Then after, to maintain our superiority over other species (including our superior ancestors Neaderthals), we started cooking up things from our imagination ! And how these common myths like God, religion, nation, governments took away our rivers and land along with millions of other species.
We eradicated the plants we didn’t need, we took away the shelters of so many animals we couldn’t exploit and we named it progress and evolution.

“Voltaire said about God that ‘there is no God, but don’t tell that to my servant, lest he murder me at night’.”

“Ever since the Cognitive Revolution, Sapiens have thus been living in a dual reality. On the one hand, the objective reality of rivers, trees and lions; and on the other hand, the imagined reality of gods, nations and corporations. As time went by, the imagined reality became ever more powerful, so that today the very survival of rivers, trees and lions depends on the grace of imagined entities such as the United States and Google.”

This imaginary cocoon then governed our lives, gave us meaning to blindly continue the massacre on other species. We were ready to kill and die for ideas.. This violence is unending and we dont even spare our own for imaginary idols and ideas.

“The scientist who says her life is meaningful because she increases the store of human knowledge, the soldier who declares that his life is meaningful because he fights to defend his homeland, and the entrepreneur who finds meaning in building a new company are no less delusional than their medieval counterparts who found meaning in reading scriptures, going on a crusade or building a new cathedral.”

We were now ready to accept the biggest and most successful religion – Capitalism.
The book gives in detail, the ways everything from morals to science is governed by economics. The market has been so successful in selling the idea of ‘Be an Individual’ and how this governs us till date and changed equations of community living only to spread the markets and economy.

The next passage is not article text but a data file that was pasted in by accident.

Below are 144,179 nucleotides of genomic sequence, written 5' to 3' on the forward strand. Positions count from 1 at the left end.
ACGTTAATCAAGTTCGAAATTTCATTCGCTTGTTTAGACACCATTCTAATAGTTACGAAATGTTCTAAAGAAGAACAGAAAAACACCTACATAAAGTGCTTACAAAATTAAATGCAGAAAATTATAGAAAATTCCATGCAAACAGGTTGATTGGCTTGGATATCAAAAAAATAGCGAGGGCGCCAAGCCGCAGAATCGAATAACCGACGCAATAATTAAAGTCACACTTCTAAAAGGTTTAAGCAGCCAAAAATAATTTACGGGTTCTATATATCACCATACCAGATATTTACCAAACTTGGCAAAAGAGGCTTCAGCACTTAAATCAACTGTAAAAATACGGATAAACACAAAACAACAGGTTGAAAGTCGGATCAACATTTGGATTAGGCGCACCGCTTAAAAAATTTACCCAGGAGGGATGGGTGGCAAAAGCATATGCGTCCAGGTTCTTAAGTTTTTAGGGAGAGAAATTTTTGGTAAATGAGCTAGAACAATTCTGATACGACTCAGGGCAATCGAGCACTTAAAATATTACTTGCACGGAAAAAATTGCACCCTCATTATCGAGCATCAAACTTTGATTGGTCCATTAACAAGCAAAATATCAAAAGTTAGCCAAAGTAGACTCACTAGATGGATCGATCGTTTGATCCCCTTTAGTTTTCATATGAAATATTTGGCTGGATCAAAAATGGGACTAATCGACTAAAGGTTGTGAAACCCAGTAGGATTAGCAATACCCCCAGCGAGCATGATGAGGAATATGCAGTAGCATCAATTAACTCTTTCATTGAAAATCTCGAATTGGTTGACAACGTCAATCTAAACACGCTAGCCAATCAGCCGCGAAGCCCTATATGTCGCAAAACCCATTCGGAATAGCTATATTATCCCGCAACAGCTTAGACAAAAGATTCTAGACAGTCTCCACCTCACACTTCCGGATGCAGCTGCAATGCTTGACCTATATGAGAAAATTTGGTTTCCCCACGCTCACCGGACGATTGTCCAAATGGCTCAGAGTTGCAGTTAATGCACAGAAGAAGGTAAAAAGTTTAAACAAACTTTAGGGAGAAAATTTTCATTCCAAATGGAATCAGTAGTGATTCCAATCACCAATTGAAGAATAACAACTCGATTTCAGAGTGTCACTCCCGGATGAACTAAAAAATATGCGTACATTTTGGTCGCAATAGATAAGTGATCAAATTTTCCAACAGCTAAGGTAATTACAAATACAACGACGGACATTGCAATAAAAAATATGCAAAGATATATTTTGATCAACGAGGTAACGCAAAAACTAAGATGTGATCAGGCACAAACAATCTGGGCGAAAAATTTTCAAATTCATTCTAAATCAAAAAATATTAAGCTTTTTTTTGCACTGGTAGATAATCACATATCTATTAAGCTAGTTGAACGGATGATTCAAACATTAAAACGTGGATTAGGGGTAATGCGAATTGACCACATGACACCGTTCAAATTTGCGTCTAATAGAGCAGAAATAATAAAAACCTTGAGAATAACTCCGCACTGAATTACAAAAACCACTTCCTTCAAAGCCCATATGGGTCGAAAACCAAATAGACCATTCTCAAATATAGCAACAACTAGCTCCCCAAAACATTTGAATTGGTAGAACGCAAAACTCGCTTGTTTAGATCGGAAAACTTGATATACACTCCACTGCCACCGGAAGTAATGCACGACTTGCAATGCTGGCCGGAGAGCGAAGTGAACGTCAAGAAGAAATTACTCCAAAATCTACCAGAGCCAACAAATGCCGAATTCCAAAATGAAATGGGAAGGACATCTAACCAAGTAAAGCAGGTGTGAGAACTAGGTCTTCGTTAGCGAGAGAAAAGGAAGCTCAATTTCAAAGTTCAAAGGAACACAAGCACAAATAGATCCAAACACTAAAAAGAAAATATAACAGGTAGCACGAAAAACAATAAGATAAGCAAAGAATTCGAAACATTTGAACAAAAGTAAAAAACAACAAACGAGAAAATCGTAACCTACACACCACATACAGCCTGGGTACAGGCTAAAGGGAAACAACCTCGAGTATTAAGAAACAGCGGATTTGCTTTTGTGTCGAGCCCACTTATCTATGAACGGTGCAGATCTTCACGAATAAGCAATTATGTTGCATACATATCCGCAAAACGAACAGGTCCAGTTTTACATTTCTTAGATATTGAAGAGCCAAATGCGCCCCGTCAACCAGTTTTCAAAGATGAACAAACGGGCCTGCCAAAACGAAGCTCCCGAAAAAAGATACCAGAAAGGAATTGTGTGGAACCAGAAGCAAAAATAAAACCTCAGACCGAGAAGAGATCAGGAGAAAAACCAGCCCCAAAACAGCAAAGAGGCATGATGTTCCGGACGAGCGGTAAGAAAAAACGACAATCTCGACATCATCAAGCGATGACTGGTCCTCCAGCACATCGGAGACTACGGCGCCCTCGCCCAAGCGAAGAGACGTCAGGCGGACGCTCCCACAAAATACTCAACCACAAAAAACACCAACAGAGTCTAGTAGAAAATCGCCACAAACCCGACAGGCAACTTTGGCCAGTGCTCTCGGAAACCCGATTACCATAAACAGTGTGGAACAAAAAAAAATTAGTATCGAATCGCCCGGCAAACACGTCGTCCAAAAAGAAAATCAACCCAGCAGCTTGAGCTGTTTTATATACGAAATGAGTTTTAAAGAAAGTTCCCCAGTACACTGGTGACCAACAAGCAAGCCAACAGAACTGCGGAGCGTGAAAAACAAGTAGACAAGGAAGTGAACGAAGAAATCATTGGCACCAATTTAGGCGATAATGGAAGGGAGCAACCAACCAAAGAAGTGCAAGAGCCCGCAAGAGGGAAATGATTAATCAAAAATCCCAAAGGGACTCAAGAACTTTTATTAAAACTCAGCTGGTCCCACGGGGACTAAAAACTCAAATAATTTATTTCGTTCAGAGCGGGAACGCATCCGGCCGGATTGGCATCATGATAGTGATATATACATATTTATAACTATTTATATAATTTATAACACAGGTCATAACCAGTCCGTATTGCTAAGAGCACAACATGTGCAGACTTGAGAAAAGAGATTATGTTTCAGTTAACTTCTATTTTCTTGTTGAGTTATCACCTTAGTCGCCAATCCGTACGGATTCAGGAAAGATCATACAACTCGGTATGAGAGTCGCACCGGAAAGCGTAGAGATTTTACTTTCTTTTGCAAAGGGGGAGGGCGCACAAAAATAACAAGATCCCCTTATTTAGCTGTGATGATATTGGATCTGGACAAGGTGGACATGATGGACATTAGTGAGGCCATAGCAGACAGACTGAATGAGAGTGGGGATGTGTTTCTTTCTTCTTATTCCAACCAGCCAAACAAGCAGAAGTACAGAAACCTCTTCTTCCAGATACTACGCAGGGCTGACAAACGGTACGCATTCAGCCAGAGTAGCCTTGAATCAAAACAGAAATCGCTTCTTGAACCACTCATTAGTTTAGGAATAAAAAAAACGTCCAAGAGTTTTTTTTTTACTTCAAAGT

“The state and market approached people with an offer that could not be refused. ‘Become Individuals’, they said. Marry whomever you desire, without asking permission from your parents. Take up whatever job suits you, even if community elders frown. You are no longer dependent on your family or your community. We, the state and the market, will take care of you instead. We will provide food, shelter, education, health, welfare and employment. We will provide pensions, insurance and protection…
The state and the market are the mother and father of the individual, and the individual can survive only thanks to them.”

We are the perfect pawns of capitalism for long now, fallacies and holes left of giving up community living, we now find our solace in superb marketing ideas in the name of more n more experiences, more n more products, more spending and more buying….

People today spend a great deal of money on holidays abroad because they are true believers in the myths of romantic consumerism. Romanticism tells us that in order to make the most of our human potential we must have as many different experiences as we can. We must open ourselves to a wide spectrum of emotions; we must sample various kinds of relationships; we must try different cuisines; we must learn to appreciate different styles of music….
Consumerism tells us that in order to be happy we must consume as many products and services as possible.
A wealthy man in ancient Egypt would never have dreamed of solving a relationship crisis by taking his wife on holiday to Babylon. Instead, he might have built for her the sumptuous tomb she had always wanted. Like the elite of ancient Egypt, most people in most cultures dedicate their lives to building pyramids. Only the names, shapes and sizes of these pyramids change from one culture to the other. They may take the form, for example, of a suburban cottage with a swimming pool and an evergreen lawn, or a gleaming penthouse with an enviable view. Few question the myths that cause us to desire the pyramid in the first place.”

Extremely witty, well written, and bound to make you question your personal ideas of meaning and life; this book is among the ones everyone should read… History was never so fun to read before..

“We study history not to know the future but to widen our horizons, to understand that our present situation is neither natural nor inevitable, and that we consequently have many more possibilities before us than we imagine.”